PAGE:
That Telegraph article is spectacularly bad. “Bossi is one of the few men in Italy with little respect for the orange-skinned billionaire”? Yeah, one of the “few men” except for, like, everyone in Italy who isn’t a Forza Italia voter (and probably a lot of those who are). And it mentions LN’s 1994-96 participation in a coalition with Forza Italia, but not the fact that they’ve since been part of a bloc with Forza Italia and others since 2000.

7

Down and Out of Sài Gòn 04.21.08 at 11:40 pm

So the third stereotype along – that would be Romani?

8

Adam 04.22.08 at 12:29 am

Yeah, the third stereotype is Romani.

Though this image doesn’t show it, Lega Nord doesn’t only aim its racist ire at Africans, Asians, Arabs, and Romani, they also use their racial rhetoric against all Italians who have there origin south of the Po river valley (roughly… Lega supporters who live further south always imagine the magical line to be just south of where they live).

There is still a lot of anger from Northern Italians against Southern Italians because of the mass migrations after WW2 and the financial support from the government trying to bring the south to the same prosperity level of the north.

9

sbk 04.22.08 at 12:30 am

Grotesque. I’m very sorry to see this.

10

Marshall 04.22.08 at 12:37 am

US readers who aren’t familiar with European politics should try to imagine a political party with a program co-written by Mark Steyn, David Duke and Tom Tancredo, and they’ll be at least half-way there.

That sounds like the Republican party. Oh, except it’s missing the billionaire contingent. I guess that’s why they joined up with Berlusconi.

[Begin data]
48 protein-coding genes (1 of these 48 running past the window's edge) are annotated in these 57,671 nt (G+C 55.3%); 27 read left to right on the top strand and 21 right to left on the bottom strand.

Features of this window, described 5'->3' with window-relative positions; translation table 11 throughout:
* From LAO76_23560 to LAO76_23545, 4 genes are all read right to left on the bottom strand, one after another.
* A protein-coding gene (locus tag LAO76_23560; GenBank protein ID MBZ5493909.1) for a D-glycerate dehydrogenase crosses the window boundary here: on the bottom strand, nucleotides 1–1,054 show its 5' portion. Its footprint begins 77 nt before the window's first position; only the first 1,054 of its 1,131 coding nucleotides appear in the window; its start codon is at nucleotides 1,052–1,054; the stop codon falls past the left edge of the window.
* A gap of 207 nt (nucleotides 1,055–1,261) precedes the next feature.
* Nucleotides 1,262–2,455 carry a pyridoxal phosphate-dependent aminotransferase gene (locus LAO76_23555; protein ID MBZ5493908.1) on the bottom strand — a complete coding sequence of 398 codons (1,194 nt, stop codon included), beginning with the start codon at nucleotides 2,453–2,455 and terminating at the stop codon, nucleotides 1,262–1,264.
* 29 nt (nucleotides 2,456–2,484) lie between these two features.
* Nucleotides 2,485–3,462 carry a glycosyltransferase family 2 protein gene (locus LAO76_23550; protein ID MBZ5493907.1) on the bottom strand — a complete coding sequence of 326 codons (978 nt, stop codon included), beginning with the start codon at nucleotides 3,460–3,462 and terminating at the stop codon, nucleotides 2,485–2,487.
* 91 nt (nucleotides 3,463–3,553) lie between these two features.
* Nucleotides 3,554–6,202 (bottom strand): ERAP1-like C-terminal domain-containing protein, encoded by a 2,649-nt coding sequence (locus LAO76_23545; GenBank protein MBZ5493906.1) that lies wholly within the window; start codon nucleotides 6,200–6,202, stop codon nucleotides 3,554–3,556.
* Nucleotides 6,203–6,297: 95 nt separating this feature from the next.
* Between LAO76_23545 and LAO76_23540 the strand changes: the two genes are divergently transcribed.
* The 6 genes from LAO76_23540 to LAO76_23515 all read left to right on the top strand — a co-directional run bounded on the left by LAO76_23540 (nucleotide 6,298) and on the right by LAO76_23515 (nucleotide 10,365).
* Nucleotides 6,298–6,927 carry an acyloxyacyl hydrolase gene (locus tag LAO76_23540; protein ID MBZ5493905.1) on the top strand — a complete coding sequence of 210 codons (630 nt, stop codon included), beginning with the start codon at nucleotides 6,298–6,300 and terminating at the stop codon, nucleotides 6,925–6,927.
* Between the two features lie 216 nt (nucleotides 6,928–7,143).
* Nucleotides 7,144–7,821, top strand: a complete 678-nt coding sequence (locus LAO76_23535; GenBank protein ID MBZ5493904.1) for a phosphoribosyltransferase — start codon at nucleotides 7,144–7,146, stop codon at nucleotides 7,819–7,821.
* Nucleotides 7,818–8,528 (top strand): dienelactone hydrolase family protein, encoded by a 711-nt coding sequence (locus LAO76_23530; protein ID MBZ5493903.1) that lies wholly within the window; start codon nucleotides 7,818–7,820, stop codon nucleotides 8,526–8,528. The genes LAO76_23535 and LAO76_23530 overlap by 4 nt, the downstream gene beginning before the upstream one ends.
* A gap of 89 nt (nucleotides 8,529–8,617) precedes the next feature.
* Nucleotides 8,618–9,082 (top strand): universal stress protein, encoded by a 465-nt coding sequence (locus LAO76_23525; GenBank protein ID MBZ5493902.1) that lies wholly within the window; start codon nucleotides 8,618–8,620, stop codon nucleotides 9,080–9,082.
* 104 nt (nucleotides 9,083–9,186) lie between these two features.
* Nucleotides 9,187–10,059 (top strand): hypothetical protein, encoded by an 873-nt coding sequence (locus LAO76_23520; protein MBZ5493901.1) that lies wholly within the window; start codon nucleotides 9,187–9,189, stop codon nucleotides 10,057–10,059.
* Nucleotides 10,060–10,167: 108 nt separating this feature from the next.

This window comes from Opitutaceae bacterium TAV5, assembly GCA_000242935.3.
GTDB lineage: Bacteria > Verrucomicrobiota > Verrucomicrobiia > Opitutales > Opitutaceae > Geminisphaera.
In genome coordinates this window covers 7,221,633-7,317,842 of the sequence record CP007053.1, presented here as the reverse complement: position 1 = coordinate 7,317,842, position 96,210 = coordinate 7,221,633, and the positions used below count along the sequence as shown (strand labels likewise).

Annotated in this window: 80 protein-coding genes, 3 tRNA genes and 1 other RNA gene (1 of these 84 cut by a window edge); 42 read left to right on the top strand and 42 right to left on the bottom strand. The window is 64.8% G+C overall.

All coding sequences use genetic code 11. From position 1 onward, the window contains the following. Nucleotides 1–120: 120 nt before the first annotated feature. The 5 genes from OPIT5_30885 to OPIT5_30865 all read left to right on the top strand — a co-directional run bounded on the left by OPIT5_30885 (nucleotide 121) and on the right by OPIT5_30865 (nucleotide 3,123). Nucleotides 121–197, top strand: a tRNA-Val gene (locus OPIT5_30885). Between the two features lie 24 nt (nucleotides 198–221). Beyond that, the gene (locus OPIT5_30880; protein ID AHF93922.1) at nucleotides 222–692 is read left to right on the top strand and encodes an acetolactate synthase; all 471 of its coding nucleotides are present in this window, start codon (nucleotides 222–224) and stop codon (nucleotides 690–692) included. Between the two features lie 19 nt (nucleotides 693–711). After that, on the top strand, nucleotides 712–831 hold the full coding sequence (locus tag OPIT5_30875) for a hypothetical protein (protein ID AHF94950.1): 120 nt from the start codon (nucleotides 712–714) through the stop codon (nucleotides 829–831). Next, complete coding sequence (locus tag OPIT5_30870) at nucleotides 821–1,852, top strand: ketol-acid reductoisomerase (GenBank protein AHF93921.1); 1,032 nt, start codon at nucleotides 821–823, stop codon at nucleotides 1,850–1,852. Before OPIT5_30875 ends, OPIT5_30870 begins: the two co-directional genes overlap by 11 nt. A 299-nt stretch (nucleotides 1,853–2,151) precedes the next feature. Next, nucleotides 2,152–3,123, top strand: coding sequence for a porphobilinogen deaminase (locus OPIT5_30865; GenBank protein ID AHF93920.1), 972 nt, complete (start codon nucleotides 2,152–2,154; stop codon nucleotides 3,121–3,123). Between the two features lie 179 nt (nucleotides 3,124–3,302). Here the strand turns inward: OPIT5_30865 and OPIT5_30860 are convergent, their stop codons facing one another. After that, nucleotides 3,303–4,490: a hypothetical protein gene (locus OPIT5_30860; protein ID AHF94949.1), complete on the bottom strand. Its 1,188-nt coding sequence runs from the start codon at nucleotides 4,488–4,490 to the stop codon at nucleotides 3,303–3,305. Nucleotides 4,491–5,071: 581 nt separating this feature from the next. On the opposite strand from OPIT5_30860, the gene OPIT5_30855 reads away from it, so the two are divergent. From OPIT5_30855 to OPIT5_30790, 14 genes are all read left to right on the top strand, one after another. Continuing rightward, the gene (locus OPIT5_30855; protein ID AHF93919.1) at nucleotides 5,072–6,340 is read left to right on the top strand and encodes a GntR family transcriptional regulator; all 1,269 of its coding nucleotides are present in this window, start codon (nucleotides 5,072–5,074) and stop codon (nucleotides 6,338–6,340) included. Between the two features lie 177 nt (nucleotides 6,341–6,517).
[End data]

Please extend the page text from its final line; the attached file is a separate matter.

11

will u. 04.22.08 at 1:01 am

This poster is featured in the Lega Nord wikipedia article:

http://en.wikipedia.org/wiki/Lega_Nord

‘A political poster of the League for regional elections in Piedmont, 2005. It reads “Guess who is last in line for housing, employment and health care?”, and pictures (from right) a Chinese, Roma, African, and Arab person all in front of a Piedmonteses in a social services queue.’

I know I ought tut-tut this poster, especially given LN’s recent electoral success, but it’s so transparently and stupidly racist I can’t really take it seriously. Nor Umberto Bossi, for that matter, between his sartorial choices and his resemblance to William T. Vollman:

http://en.wikipedia.org/wiki/Image%3AUmberto_Bossi.jpg

12

jlw 04.22.08 at 1:02 am

An Italian engineer at Akosombo Dam in Ghana once assured me that Africa began just north of Rome. One assumes he is now a Northern League voter–if someone hasn’t stuck a shiv in him yet.

13

will u. 04.22.08 at 1:04 am

In fact, the entire Italian political system is so farcical and sclerotic I can’t muster any outrage over anything. For instance, you have Alessandra Mussolini’s exchange with the transgender Rifondazione MP Vladimir Luxuria:

14

emily 04.22.08 at 1:15 am

that’s not the only scary/baffling poster lega nord has:
http://www.nixonthehand.com/?p=532

15

rea 04.22.08 at 1:16 am

Alessandra Mussolini

It’s astonishing that a granddaughter of Mussolini, openly endorsing her grandfather’s policies, could be a major Italian politician in this day and age. She rather looks like him, too, in a strange way . . .

16

Bob B 04.22.08 at 6:28 am

An illuminating assessment in Spiegel (a German periodical) of the outcome of the Italian general election:

” . . Il Cavaliere — as Berlusconi is known — has never managed to shake off the stigma among his European counterparts of being a leader who is not to be taken seriously. Former British Prime Minister Tony Blair was the only one who really bothered with Berlusconi: Blair visited Berlusconi in Sardinia and the two leaders were united in supporting the Iraq war.”
http://www.spiegel.de/international/europe/0,1518,548749,00.html

But then Tony Blair, like Mussolini, was committed to the third way.